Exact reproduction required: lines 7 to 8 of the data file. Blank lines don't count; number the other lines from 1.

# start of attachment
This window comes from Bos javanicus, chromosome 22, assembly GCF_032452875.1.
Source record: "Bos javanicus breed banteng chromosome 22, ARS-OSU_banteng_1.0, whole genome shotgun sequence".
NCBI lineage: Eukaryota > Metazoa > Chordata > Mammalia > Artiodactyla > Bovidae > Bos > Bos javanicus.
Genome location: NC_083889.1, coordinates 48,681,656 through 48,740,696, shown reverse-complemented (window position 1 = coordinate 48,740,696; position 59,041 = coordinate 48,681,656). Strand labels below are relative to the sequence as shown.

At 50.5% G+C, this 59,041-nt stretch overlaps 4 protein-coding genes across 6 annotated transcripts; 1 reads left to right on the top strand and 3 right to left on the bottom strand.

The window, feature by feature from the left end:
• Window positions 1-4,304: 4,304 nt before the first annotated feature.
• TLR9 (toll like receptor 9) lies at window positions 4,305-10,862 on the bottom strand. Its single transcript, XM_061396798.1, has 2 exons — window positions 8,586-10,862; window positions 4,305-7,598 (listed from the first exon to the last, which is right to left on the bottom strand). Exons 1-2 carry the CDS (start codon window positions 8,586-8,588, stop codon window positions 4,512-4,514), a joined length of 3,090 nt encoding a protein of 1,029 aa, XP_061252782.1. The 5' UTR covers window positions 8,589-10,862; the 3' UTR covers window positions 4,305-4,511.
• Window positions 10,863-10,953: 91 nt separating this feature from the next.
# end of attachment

• Window positions 1-4,304: 4,304 nt before the first annotated feature.
• TLR9 (toll like receptor 9) lies at window positions 4,305-10,862 on the bottom strand. Its single transcript, XM_061396798.1, has 2 exons — window positions 8,586-10,862; window positions 4,305-7,598 (listed from the first exon to the last, which is right to left on the bottom strand). Exons 1-2 carry the CDS (start codon window positions 8,586-8,588, stop codon window positions 4,512-4,514), a joined length of 3,090 nt encoding a protein of 1,029 aa, XP_061252782.1. The 5' UTR covers window positions 8,589-10,862; the 3' UTR covers window positions 4,305-4,511.